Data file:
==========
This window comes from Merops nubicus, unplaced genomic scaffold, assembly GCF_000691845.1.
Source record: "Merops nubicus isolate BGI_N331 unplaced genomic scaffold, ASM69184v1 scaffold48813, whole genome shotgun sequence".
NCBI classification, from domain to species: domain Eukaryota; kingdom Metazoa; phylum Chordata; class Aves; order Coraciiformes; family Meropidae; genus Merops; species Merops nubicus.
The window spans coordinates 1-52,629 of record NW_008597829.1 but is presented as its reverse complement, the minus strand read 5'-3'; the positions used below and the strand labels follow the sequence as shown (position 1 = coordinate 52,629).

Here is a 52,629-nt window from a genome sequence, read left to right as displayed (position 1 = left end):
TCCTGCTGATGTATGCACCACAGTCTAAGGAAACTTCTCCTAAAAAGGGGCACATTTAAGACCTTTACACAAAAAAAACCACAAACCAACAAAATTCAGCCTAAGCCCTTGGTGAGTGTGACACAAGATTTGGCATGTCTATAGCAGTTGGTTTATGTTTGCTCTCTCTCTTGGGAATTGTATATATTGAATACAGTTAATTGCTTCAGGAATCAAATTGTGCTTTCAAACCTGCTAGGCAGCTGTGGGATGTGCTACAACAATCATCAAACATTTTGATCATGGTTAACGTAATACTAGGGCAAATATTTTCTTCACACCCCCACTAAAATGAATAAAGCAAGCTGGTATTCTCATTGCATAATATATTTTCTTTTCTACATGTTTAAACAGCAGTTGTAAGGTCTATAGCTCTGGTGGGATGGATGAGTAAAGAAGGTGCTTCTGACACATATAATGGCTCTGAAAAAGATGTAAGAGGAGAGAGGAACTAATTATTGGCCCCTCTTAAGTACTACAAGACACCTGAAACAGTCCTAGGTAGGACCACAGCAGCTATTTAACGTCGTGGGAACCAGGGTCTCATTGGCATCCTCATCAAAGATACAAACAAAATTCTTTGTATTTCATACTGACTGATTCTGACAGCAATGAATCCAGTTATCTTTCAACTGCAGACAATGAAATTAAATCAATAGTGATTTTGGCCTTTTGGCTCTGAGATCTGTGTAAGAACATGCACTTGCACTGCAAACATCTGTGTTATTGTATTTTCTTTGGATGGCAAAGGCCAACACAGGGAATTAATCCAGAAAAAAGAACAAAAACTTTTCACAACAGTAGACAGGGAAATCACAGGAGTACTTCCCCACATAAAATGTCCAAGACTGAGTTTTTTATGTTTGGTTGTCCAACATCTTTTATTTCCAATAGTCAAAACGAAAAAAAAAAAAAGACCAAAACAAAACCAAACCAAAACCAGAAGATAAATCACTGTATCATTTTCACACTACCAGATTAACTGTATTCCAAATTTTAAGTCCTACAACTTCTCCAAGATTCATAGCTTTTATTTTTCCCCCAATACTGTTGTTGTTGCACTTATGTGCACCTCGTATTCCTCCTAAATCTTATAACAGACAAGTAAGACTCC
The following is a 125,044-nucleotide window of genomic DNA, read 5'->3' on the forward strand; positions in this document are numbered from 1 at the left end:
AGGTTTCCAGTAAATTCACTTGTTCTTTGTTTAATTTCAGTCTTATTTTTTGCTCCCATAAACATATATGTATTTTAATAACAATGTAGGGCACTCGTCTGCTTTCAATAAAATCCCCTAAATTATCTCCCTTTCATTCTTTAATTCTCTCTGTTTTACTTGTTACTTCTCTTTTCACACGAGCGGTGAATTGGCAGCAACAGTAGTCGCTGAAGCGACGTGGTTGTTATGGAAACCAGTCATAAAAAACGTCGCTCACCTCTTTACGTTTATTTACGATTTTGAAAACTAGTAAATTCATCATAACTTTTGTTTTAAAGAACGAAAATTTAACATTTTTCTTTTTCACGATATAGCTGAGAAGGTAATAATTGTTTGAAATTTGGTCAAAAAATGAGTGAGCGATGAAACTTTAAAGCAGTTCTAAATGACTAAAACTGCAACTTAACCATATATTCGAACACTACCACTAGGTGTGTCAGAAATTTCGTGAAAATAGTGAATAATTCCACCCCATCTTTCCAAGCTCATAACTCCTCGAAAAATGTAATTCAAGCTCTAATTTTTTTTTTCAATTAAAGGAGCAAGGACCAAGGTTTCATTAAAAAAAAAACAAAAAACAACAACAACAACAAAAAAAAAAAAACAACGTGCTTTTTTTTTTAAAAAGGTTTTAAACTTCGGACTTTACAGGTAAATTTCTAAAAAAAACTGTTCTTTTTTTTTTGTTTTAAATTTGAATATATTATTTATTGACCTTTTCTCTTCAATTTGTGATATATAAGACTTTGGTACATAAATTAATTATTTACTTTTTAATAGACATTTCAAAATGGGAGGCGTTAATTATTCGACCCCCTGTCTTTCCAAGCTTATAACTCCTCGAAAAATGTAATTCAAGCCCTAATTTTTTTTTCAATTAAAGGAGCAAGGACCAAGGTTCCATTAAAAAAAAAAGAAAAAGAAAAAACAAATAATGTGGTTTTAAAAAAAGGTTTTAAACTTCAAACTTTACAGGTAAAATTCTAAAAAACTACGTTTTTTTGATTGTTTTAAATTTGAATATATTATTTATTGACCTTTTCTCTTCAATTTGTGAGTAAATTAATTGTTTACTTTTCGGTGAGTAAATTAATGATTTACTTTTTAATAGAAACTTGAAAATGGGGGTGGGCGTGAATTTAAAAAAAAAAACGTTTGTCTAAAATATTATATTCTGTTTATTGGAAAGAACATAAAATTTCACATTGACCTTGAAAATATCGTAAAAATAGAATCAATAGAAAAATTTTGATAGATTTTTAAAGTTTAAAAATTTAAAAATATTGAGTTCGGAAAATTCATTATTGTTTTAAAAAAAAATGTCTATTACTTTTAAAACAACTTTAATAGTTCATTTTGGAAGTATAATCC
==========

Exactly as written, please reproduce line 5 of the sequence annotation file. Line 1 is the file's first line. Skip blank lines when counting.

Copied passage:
Here is a 52,629-nt window from a genome sequence, read left to right as displayed (position 1 = left end):